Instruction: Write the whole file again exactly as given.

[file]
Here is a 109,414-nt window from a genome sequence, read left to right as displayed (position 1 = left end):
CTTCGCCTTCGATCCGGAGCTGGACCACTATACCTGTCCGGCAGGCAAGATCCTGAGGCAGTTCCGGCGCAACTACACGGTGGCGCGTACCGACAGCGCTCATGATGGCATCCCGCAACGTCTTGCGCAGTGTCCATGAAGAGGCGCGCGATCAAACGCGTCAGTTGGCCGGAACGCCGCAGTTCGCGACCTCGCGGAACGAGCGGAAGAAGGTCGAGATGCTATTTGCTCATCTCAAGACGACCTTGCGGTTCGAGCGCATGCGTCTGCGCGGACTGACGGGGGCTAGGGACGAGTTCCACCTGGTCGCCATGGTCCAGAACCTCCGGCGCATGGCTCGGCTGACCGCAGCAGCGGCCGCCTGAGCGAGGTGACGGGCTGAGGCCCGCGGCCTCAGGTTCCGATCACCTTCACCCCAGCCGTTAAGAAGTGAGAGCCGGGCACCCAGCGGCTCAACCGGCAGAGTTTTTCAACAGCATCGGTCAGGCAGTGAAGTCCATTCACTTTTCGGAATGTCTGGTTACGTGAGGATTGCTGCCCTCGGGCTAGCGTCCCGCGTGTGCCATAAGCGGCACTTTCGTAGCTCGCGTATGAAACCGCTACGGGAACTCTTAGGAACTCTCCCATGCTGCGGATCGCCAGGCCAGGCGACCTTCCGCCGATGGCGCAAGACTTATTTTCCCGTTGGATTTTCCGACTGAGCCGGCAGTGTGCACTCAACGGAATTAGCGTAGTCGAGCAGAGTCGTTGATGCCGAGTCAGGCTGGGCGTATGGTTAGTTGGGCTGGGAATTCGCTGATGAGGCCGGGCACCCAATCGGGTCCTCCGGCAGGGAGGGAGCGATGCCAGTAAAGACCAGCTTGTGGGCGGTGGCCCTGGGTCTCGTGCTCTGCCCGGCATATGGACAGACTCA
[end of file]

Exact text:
Here is a 109,414-nt window from a genome sequence, read left to right as displayed (position 1 = left end):
CTTCGCCTTCGATCCGGAGCTGGACCACTATACCTGTCCGGCAGGCAAGATCCTGAGGCAGTTCCGGCGCAACTACACGGTGGCGCGTACCGACAGCGCTCATGATGGCATCCCGCAACGTCTTGCGCAGTGTCCATGAAGAGGCGCGCGATCAAACGCGTCAGTTGGCCGGAACGCCGCAGTTCGCGACCTCGCGGAACGAGCGGAAGAAGGTCGAGATGCTATTTGCTCATCTCAAGACGACCTTGCGGTTCGAGCGCATGCGTCTGCGCGGACTGACGGGGGCTAGGGACGAGTTCCACCTGGTCGCCATGGTCCAGAACCTCCGGCGCATGGCTCGGCTGACCGCAGCAGCGGCCGCCTGAGCGAGGTGACGGGCTGAGGCCCGCGGCCTCAGGTTCCGATCACCTTCACCCCAGCCGTTAAGAAGTGAGAGCCGGGCACCCAGCGGCTCAACCGGCAGAGTTTTTCAACAGCATCGGTCAGGCAGTGAAGTCCATTCACTTTTCGGAATGTCTGGTTACGTGAGGATTGCTGCCCTCGGGCTAGCGTCCCGCGTGTGCCATAAGCGGCACTTTCGTAGCTCGCGTATGAAACCGCTACGGGAACTCTTAGGAACTCTCCCATGCTGCGGATCGCCAGGCCAGGCGACCTTCCGCCGATGGCGCAAGACTTATTTTCCCGTTGGATTTTCCGACTGAGCCGGCAGTGTGCACTCAACGGAATTAGCGTAGTCGAGCAGAGTCGTTGATGCCGAGTCAGGCTGGGCGTATGGTTAGTTGGGCTGGGAATTCGCTGATGAGGCCGGGCACCCAATCGGGTCCTCCGGCAGGGAGGGAGCGATGCCAGTAAAGACCAGCTTGTGGGCGGTGGCCCTGGGTCTCGTGCTCTGCCCGGCATATGGACAGACTCA